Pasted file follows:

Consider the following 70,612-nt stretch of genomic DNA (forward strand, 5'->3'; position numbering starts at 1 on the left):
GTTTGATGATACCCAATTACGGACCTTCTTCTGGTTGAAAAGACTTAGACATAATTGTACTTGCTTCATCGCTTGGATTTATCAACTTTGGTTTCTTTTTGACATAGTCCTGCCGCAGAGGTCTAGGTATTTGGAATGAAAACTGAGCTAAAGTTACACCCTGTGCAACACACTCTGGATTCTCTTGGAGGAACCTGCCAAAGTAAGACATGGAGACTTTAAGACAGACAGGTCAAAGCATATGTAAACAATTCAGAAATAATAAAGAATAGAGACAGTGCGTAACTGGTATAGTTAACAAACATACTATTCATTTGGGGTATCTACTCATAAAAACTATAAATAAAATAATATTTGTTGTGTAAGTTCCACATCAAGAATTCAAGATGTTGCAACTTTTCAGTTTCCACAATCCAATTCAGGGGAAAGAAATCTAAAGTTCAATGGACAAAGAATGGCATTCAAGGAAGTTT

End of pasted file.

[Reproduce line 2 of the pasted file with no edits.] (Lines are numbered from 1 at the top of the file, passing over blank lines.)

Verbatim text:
GTTTGATGATACCCAATTACGGACCTTCTTCTGGTTGAAAAGACTTAGACATAATTGTACTTGCTTCATCGCTTGGATTTATCAACTTTGGTTTCTTTTTGACATAGTCCTGCCGCAGAGGTCTAGGTATTTGGAATGAAAACTGAGCTAAAGTTACACCCTGTGCAACACACTCTGGATTCTCTTGGAGGAACCTGCCAAAGTAAGACATGGAGACTTTAAGACAGACAGGTCAAAGCATATGTAAACAATTCAGAAATAATAAAGAATAGAGACAGTGCGTAACTGGTATAGTTAACAAACATACTATTCATTTGGGGTATCTACTCATAAAAACTATAAATAAAATAATATTTGTTGTGTAAGTTCCACATCAAGAATTCAAGATGTTGCAACTTTTCAGTTTCCACAATCCAATTCAGGGGAAAGAAATCTAAAGTTCAATGGACAAAGAATGGCATTCAAGGAAGTTT